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Discussion Starter · #1 ·
I've got a Saanen buckling who has had problems since he was five days old - I've posted in the 911 section. Rex has been kind enough to encourage me through two rounds of SEVERE bleeding from his horn disbudding burn. He's recovered, eating well, had a round of Pen G to ward off infection after his second bleed and recently completed a round of Sulmet for cocci. A few days ago he finally dropped the scabs from disbudding, although there was some very minor seeping on the side which had bled.

This afternoon I got home and found he had suddenly developed a lump the size of a marble on his lip and a lump larger than an egg on his head - both on the same side of his face as his bleeds. Another sudden trip to the only goat vet in the area revealed that he has awful abscesses. It looks like infection started from the horn site and traveled under the skin. The vet said it isn't my imagination, these things really can come up that size in only a few hours.

Soooo.... He's staying overnight to have the abscesses lanced and drains inserted and start a round of serious antibiotics. He is from a herd tested for CAE, CL, and Johnnes, but I told the vet that if when she lances the lumps she feels there is any risk at all of CL, to put him down. She doesn't think so - we stuck a needle into the large lump and immediately got a gush of gooey liquid pus, not cheesy (caseous) at all.

I'm pretty discouraged. When - and how - do you decide that a kid isn't going to grow up to be a good packgoat? He's much smaller than the other three bucklings, perhaps 2/3 or 3/4 their weight. He just isn't as robust as the others. The vet also commented that he seems underdeveloped for his age. If he were clearly dying it would be much easier to decide, of course. And if he were intended to be purely a companion pet, it wouldn't matter how small he was. He's already cost more in vet bills, first aid, stress and worry than all the others combined. How do other people decide? When do you quit?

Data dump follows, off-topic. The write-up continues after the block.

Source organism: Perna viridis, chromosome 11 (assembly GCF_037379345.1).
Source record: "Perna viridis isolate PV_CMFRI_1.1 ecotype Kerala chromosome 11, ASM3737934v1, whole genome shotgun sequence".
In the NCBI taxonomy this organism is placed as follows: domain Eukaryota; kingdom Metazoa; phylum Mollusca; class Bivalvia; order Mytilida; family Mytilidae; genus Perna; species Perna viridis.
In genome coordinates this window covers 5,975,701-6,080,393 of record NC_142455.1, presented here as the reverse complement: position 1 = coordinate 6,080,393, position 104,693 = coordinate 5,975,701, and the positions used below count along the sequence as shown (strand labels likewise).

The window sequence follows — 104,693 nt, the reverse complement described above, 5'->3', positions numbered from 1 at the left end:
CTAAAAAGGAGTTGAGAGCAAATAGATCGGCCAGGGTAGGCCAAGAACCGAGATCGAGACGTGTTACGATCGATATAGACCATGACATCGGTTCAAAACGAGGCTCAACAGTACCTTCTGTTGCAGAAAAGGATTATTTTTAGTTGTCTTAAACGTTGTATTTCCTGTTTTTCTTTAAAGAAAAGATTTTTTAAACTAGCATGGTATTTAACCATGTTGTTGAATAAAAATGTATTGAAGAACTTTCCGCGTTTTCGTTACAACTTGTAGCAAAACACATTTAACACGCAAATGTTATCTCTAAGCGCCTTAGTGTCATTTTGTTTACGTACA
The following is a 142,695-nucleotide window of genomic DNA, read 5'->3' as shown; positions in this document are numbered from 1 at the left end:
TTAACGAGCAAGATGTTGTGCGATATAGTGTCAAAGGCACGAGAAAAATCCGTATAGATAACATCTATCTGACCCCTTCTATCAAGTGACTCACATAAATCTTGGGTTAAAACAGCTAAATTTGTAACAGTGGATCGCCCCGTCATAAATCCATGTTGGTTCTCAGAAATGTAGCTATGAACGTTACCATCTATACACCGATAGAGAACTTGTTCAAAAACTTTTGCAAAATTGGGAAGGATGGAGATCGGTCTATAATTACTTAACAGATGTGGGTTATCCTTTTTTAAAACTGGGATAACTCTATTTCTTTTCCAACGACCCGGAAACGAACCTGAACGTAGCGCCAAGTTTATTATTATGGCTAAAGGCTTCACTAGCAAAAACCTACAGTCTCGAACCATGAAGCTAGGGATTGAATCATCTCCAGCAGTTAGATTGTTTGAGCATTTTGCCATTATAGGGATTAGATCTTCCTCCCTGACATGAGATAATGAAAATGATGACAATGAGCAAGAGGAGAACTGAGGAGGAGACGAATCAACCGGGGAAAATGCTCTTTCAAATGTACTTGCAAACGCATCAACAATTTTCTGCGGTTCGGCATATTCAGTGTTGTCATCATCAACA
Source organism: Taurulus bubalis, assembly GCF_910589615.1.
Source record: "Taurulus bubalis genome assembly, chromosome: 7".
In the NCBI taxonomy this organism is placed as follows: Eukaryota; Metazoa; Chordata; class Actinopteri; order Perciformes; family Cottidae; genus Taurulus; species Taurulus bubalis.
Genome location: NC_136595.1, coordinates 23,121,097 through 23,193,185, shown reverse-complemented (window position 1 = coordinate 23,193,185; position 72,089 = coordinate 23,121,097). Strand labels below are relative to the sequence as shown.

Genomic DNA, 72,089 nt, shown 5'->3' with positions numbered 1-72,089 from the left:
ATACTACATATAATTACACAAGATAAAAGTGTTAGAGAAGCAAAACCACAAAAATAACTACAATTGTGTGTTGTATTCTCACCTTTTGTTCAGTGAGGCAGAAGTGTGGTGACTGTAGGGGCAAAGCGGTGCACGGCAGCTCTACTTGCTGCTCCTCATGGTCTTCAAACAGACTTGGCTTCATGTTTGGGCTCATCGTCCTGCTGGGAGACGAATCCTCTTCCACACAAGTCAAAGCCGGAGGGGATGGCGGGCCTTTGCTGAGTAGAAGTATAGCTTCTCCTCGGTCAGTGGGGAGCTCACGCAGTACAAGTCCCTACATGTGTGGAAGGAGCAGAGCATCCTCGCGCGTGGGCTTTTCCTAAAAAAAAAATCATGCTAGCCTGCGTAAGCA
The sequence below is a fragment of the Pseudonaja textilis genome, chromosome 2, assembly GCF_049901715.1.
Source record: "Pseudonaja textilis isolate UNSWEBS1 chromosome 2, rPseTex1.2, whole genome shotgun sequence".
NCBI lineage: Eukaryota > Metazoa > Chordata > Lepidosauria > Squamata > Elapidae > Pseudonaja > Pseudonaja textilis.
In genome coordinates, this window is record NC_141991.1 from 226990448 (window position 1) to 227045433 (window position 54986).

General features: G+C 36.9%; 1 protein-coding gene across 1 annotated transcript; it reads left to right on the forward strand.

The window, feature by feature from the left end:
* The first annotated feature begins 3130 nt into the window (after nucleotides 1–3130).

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What are your choices? Put him down because he won't be a big healthy packer, or pour lots of money into him and hope he willbe? Theres lots of middle ground. Why don't you not decide either way? give him what you can right now, but don't loose sleep or a lot of $$$ over it (from here out), put him "out to pasture" so to speak...how old is he now?

theres always BBQ. and if you couldn't do something like that, i'll bet there are plenty of folks on craigslist who could...just sayin'...
 

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Don't be discouraged. You are only talking a couple days at the vets office and some antibiotics. As for size, I imagine this infection has been brewing for awhile so that probably has a lot to do with his development. Once you get this straightened out he'll probably grow like a weed. Even if he don't, some of my best packers only weighed 175 lbs.

The decision on when to keep a goat is a tough one. One day I walked out to the barn and realized I had 50 pack goats and only about 20 were really ever going to amount to anything. That was the day we quite making emotional decisions and started looking at it like a business. Now we base those types of decisions on economic factors. That allows a more detached view of the situation and I feel we make much more logical decisions. Basically, if it is something that can easily be treated with a good chance the goat will make a full recovery, then we do it. If it is a serious condition requiring a lot of money and minimal chance of recovery and a lot of pain and suffering for the goat, then we don't do it. Everything in the middle depends on how good the goat is.